To hear many Bernie Sanders supporters tell it, if you’re for Bernie, you’re a bold reformer who’s not afraid to see truth spoken to power. And if you’re for Hillary Clinton, you’re a corporatist hack who opposes and can’t face up to the need for fundamental change.
It’s a seductive narrative for those of us who enjoy having the leisure time to debate political ideas, which many Americans do not; and it’s a framing that quite obviously benefits Sanders and casts Clinton and her fans as a priori sellouts.
But there’s another framing device that gets mostly overlooked in the media, because no one really articulates it. And I think of it anew considering the results from Saturday, with Sanders sweeping to these gargantuan wins in mostly white caucus states, and as looking toward the April 5 showdown in Wisconsin, where Clinton is up six in the latest poll but which favors Sanders on paper (very white, open primary).
And that frame is this: There are voters whose vote is an act of playing offense, and there are voters for whom their vote is mostly an act of very necessary defense.
What’s an offense vote? It’s a vote for an affirmative vision, for idealism, boldness, reform. Clinton has some offense voters, more than you’d know from the media—the women (and men, too) who find her inspiring and are unreservedly enthusiastic about the idea of her as president. But clearly, most of the offense voters this year are with Sanders.
To cast an offense vote, you likely are in a comparatively comfortable position personally. Some exit poll numbers support this notion, though I do want to be careful about overselling this because results vary so much from state to state. Many states, especially down South, were blowouts in which Clinton won nearly every category. But suffice it say that where Sanders has won or come close, he has outperformed Clinton among white college graduates. For example, in Michigan, he won that category by 54 to 43 percent; in Illinois, which he narrowly lost, he beat her among that group by 57 to 42 percent. On income categories, in the close races, Clinton has tended to win among the poorest voters, those under $30,000, while most of the results have been very close among those above $100,000.
But this isn’t reducible to income and can’t be quantified that easily. I’ve written this many times in my life, and I’ll rewrite it and rewrite it in every presidential election until I die, because it’s one of my core convictions: You can play offense with your vote if it doesn’t really make much difference to you, in your personal life, who the president is at the end of the day.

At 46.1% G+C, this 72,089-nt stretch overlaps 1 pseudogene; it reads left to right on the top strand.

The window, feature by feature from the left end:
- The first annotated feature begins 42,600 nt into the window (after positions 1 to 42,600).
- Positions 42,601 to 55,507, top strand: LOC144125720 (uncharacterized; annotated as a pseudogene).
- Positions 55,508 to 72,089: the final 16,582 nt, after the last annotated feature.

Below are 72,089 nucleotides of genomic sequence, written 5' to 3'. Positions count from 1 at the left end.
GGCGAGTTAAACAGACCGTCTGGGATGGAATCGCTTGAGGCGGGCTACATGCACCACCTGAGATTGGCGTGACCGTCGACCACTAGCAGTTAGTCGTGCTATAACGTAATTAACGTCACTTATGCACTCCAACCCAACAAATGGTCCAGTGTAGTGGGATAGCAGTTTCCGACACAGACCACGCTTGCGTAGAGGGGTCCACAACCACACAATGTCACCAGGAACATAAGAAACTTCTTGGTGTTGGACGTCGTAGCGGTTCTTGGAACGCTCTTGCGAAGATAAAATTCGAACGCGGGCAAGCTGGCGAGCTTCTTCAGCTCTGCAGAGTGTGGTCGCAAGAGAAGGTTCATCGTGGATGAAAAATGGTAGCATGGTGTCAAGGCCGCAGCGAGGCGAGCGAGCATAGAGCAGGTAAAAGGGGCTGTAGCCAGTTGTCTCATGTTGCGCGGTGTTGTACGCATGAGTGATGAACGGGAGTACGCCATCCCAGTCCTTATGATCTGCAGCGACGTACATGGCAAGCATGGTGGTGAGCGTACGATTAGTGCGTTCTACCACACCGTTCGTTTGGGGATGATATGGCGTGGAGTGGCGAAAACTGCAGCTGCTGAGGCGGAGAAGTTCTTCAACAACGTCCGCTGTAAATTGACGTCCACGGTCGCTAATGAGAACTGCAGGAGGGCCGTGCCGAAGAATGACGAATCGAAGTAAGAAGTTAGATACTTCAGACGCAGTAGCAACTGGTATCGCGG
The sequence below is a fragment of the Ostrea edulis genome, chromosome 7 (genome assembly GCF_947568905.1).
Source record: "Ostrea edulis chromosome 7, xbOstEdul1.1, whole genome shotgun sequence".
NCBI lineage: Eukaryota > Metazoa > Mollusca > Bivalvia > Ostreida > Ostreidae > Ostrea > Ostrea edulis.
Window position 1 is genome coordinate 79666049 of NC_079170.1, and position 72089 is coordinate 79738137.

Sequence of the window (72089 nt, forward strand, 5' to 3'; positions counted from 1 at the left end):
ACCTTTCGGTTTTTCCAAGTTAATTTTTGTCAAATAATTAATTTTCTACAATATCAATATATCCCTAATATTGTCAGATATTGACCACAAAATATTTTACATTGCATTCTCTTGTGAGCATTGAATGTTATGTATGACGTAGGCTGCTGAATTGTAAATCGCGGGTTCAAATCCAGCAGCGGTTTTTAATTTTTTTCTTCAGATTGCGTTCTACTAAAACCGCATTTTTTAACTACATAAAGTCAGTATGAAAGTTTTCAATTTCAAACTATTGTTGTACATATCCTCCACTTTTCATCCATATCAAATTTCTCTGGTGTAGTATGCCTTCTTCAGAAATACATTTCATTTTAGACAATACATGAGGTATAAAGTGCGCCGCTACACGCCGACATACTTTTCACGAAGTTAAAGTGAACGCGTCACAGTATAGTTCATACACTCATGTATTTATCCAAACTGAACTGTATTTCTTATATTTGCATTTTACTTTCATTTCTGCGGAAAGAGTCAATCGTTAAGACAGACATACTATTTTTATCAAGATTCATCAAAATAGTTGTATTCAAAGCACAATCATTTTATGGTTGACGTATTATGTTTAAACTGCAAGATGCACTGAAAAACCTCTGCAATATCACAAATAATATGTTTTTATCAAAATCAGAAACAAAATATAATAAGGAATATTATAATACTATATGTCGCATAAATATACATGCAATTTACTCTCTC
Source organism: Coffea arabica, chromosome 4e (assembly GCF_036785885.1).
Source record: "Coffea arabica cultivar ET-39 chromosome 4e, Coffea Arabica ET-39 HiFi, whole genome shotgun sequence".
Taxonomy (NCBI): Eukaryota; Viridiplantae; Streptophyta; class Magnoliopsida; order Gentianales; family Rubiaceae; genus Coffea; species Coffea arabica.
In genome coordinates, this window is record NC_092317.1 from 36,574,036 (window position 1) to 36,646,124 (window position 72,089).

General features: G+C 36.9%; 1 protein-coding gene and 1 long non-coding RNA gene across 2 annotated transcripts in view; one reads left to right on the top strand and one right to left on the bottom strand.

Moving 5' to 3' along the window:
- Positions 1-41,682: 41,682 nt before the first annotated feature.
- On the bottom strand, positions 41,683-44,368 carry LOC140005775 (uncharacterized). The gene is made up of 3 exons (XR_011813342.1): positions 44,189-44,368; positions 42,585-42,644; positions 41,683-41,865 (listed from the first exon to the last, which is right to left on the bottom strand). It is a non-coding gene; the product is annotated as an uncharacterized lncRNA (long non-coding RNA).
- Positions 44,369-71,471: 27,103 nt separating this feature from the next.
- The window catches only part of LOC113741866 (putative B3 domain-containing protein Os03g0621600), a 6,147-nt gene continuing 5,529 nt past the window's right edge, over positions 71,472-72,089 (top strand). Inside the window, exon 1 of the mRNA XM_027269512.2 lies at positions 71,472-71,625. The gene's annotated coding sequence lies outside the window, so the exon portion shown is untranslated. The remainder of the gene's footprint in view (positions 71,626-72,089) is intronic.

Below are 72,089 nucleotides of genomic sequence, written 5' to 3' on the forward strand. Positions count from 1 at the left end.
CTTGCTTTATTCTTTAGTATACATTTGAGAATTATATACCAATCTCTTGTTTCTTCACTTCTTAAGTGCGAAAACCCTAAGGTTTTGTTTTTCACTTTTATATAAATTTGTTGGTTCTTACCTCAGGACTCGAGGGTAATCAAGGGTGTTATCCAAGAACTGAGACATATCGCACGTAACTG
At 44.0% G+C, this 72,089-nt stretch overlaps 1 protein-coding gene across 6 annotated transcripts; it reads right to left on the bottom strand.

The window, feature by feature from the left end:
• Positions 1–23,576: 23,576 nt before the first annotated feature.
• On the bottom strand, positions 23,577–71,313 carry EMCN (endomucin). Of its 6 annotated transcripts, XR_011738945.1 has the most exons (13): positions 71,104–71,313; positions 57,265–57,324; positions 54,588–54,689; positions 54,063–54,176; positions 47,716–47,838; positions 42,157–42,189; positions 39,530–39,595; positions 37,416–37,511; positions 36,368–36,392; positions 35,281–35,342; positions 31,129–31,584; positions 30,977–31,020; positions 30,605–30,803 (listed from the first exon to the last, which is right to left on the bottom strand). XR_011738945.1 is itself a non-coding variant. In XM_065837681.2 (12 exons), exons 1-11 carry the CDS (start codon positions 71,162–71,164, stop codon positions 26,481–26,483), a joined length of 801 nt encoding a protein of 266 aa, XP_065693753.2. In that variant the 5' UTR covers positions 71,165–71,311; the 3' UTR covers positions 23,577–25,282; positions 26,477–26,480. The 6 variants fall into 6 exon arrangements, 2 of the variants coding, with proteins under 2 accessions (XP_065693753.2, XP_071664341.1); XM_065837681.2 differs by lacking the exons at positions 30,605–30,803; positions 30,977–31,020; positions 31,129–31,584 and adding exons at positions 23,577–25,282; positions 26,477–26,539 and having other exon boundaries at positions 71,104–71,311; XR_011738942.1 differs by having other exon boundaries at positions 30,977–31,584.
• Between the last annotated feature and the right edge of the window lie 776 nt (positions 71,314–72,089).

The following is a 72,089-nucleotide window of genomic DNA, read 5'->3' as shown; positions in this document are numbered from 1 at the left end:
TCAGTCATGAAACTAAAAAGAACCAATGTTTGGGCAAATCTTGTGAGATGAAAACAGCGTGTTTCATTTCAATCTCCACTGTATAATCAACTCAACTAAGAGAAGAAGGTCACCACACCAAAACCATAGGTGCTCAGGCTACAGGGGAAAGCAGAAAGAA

I’m not saying that applies to all Sanders voters. It obviously doesn’t. I’m sure for example that millions of young voters are drawn to him because, in addition to whatever idealism they feel, they see that Sanders is proposing things that will benefit them directly, like free college. I’m just saying that young and mostly white people with college degrees are, generally speaking, going to be all right in their personal lives whether the president is Sanders, Clinton, Trump or Cruz.
Now let’s look at the defensive voters. For these voters, something personal is on the line. And yes, I mean mostly African-American and Latino voters. If you’re black or Latino, your personal day-to-day life might be very different indeed under a Republican president than under a Democratic one. A Republican president, working with a GOP Congress, is going to take a meat cleaver to the kinds of safety net programs on which you or some member of your extended family is perhaps more likely to depend. If you’re black, you know that a Republican president and Congress could very well pass a law that imposes vast restrictions on the voting franchise, as Republicans are doing in many states where they have the run of the place. You know that affirmative action programs are at constant risk of being shut down. You know that they’re coming after public employee unions, which almost surely helped some member or members of your extended family get into the middle class.
And if you’re Latino… well, all I really need to say here is “President Trump.” But it’s not just Trump. As we’ve learned this year for certain, immigration is the No. 1 issue for the white nativist right; Trump just exploited it more nakedly than anyone else had dared to. And in any case, Cruz, too, wants to deport 12 million people and late last month started trying to out-Trump Trump on the question. (John Kasich, no, but his odds of becoming the nominee seem pretty slim.)
So if you’re African-American or Latino, you’re less likely to be voting to crush Wall Street or bring Big Pharma to heel, and more likely to be voting to protect basic rights that are under threat.
Anyone want to tell me that’s not a good reason to vote? Let’s face it, that’s a lot of what we do in politics—stop the crazy guys from doing their crazy stuff. And in state after state, these voters have sided with Clinton, usually in very large numbers (though Sanders did pull a tie among Illinois Latinos). It’s partly the history and partly their sense that she’s more electable. But the key point, as my colleague Keli Goff explained very well recently, is that electability is much more important to black and Latino voters than it is to whites, especially college-educated whites. Which makes sense—no one’s threatening our right to vote or talking about breaking up our families.
So, yes, Clinton has the support of the bulk of Democrats representing the moneyed interests. But she also has the strong backing of those who are the most dispossessed and threatened.
Why is it we hear so much about the former and so little about the latter? I’ll leave you to ponder that one on your own.